Tartine Croissants: A Review


If you're new to the pastry or bread making process, Tartine Bread is a great place to start. Chad Robertson walks you through history, technique, and generally makes you want to bake! So when Amy and I wanted to dive into croissant making, we headed there for his step by step instructions. I had made croissants through an online recipe before, but it called for active dry yeast, and I wanted to put my starter to work. But as we walked through the recipe, there were a few things that complicated the process, so if you ever want to make your own, these tips may help. 

The croissant recipe in his book calls for a combination of natural levain, poolish, and a bit of active dry yeast. Poolish is a combination of active dry yeast, flour and water that is left to ferment overnight, leaving you with a mixture that is similar to that of a natural levain, but less acidic and "sour." This is where the first thing went awry. 



Adjust Your Poolish

Both times that I've used Robertson's recipe for poolish (one other time for Brioche), it hasn't yielded as much of the mixture as the dough recipe calls for. You're instructed to add 200g of flour, 200g water, and 3g active dry yeast for the poolish and then let it rise 3-4 hours, or overnight in the fridge. His croissant recipe calls for 400g of poolish, but both times I've used his proportions, it has yielded no more than 350g of poolish. This means I don't have as much of a leavening agent in my dough. 

Perhaps the Denver air, or the humidity or temp of my fridge is causing this, but regardless, the next time a recipe calls for poolish, I'm going increase the quantities by 25% to make sure it produces enough. In the end, we used a little extra natural levain to compensate. I wonder if this affected our rise or flavor?

When it came to mixing our dough, we ran into another small problem.


Utilize Your Stand Mixer

Chad suggests mixing your dough in a bowl by hand, but we ran into difficulty reaching a smooth consistency with this method. Both of us encountered massive clumps here and there that were difficult to incorporate. While you must be careful not to overwork the dough, using a stand mixer (as his wife does for her own recipe in the Tartine pastry book) yields a much smoother dough. Keep an eye on it, and turn off your machine as soon as you get a fully mixed and smooth dough. I'm all for mixing with my hands, but for this recipe it was more trouble than it was worth.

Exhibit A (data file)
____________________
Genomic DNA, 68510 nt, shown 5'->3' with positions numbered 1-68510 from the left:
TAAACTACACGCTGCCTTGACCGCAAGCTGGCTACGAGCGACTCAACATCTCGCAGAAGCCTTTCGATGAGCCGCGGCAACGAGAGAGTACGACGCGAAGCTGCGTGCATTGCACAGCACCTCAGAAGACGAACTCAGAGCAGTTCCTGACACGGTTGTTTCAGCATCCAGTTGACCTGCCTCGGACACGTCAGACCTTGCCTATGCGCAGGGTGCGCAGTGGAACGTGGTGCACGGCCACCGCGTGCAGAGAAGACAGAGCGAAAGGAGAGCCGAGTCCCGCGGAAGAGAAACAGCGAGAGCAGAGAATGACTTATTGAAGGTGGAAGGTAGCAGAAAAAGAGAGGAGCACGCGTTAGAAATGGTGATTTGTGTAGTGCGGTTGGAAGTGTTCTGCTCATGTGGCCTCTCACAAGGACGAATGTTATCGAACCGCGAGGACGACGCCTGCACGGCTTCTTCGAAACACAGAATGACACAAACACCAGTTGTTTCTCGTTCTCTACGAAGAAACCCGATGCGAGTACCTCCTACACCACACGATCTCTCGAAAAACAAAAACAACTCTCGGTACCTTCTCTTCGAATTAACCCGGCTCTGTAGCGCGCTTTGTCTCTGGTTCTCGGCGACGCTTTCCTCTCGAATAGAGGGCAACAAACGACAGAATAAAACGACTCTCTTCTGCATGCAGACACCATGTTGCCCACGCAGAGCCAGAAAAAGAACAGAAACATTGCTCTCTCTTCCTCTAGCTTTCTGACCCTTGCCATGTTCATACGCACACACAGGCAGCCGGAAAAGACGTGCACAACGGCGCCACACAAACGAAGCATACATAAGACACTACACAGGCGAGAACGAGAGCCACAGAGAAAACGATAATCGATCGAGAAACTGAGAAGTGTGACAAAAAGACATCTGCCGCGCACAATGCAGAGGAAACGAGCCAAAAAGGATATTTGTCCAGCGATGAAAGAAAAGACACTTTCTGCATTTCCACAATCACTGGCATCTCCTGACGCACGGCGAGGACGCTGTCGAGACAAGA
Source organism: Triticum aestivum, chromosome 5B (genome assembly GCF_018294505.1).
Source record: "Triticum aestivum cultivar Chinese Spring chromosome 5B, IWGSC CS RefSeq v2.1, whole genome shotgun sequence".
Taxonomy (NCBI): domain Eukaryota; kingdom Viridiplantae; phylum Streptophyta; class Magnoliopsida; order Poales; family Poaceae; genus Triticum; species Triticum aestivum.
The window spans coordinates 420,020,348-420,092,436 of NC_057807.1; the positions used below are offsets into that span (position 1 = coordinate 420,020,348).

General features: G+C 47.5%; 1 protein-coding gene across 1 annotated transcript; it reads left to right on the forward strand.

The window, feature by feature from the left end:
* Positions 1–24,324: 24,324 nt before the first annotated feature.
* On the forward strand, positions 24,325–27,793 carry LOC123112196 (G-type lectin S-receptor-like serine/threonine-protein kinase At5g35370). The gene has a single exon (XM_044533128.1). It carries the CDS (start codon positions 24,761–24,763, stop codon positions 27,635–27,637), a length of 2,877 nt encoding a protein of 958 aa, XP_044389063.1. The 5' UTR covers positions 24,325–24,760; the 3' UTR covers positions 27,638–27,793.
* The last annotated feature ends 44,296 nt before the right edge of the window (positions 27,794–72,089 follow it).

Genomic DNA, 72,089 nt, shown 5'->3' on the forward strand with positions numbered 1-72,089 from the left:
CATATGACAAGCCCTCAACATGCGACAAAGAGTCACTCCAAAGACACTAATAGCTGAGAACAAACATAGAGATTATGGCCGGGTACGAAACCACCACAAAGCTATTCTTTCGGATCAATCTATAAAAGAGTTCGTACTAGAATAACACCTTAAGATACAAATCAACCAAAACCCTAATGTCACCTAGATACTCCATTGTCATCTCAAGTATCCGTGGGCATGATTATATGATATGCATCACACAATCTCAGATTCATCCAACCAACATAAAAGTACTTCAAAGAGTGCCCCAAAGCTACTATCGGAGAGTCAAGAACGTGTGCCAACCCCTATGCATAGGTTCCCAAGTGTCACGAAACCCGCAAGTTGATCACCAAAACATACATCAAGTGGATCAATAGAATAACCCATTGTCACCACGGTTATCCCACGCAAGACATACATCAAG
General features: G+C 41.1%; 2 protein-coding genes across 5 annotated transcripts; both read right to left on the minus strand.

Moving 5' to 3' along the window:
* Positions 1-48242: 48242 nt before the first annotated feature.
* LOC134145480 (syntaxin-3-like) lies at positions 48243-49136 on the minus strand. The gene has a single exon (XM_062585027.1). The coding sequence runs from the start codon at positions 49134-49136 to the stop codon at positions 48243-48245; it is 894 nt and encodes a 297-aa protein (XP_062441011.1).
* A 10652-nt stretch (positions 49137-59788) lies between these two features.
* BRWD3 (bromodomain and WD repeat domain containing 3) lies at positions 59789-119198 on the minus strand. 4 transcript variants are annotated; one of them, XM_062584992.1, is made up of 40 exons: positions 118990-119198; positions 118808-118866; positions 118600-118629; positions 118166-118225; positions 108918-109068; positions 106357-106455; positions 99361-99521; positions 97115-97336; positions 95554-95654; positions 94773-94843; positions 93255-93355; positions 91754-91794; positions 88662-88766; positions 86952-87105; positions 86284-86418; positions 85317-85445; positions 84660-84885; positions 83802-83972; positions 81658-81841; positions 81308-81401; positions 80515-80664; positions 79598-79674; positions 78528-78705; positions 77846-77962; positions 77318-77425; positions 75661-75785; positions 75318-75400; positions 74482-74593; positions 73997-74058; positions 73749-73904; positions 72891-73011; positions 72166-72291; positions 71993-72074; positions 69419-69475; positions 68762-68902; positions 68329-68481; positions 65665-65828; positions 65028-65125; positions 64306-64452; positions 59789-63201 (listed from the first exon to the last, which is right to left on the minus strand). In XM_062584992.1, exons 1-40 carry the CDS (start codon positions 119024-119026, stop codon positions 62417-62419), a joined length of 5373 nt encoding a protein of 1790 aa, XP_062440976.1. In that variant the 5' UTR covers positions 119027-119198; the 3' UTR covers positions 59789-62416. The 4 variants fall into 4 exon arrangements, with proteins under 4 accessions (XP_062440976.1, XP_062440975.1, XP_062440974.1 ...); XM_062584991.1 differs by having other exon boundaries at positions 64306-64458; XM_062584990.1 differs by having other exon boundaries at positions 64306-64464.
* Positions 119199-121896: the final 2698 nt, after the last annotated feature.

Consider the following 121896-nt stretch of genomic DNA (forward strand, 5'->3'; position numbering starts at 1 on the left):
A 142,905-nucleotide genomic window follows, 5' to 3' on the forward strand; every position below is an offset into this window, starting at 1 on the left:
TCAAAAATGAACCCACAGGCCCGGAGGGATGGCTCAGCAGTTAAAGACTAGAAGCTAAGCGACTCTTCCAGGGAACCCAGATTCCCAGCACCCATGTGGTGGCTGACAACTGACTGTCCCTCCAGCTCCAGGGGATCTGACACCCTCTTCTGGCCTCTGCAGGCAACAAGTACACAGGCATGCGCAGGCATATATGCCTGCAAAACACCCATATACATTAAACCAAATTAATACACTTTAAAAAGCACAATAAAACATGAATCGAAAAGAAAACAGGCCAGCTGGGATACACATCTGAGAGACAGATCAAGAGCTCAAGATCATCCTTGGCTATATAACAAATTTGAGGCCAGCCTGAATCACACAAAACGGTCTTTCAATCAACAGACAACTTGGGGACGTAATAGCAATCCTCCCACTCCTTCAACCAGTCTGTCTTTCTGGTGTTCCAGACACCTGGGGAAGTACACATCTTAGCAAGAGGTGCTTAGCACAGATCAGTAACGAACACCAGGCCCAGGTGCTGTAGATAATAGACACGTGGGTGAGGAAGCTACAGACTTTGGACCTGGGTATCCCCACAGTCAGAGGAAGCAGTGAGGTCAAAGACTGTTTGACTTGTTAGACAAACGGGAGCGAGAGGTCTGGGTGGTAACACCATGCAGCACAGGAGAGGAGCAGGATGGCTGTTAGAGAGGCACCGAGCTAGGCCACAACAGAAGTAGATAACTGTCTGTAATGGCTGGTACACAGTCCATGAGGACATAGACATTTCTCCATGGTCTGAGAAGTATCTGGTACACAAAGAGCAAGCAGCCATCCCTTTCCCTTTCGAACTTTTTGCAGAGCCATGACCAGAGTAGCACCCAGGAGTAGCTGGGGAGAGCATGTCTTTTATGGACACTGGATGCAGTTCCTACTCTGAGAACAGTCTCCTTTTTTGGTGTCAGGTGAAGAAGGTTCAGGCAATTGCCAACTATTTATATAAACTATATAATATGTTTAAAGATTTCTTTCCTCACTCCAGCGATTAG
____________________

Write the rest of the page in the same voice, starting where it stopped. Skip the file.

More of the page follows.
But rolling out the butter was where I had the most trouble.



Ziplocs To The Rescue

For a seasoned baker in a commercial kitchen, Robertson's instructions for molding butter into the perfect shape and consistency works. For us less experienced home cooks, things are a little different. Chad's instructions calls for beating and rolling flour into butter until the consistency is on par with the dough and measures to be an 8"x12" rectangle. By the time all of my flour was incorporated and my rectangle started to actually take shape, my butter had begun to melt to room temperature. For croissants, this is a disaster. Your butter and dough *must* be the same cool temp for lamination to work. I moved my sloppy mess to the fridge for 30 minutes and was then able to correct my mistake, but there is an easier way:

Grab a gallon ziplock bag. 

Next time I'll be ditching the flour and rolling my butter out in a ziploc out until it is a perfect rectangle. HALLELUJAH. If it gets a little warm (which I doubt because this method makes it a much quicker process), chill the butter for about 30 minutes in the fridge. Then simply cut the bag off of the butter using kitchen shears. So. Much. Easier.

These three mall snafus aside, the recipe yielded gorgeous pastries that were flaky and buttery with that perfect gooey soft center. I'm in love.  

Continue reading for more tips 


Have a ruler close by so you can quickly measure your dough and butter. It makes everything a lot easier to actually hit the measurements that are called for. 

When rolling your dough during each turn, make indentions with your rolling pin. This helps stretch and roll the dough a lot faster than just rolling alone. 

Using a rolling pizza cutter the easiest way to get straight lines in your dough when shaping your croissants. 

Don't let any dough go to waste: make some minis if you have a little extra dough. Just be sure to give them a little less bake time.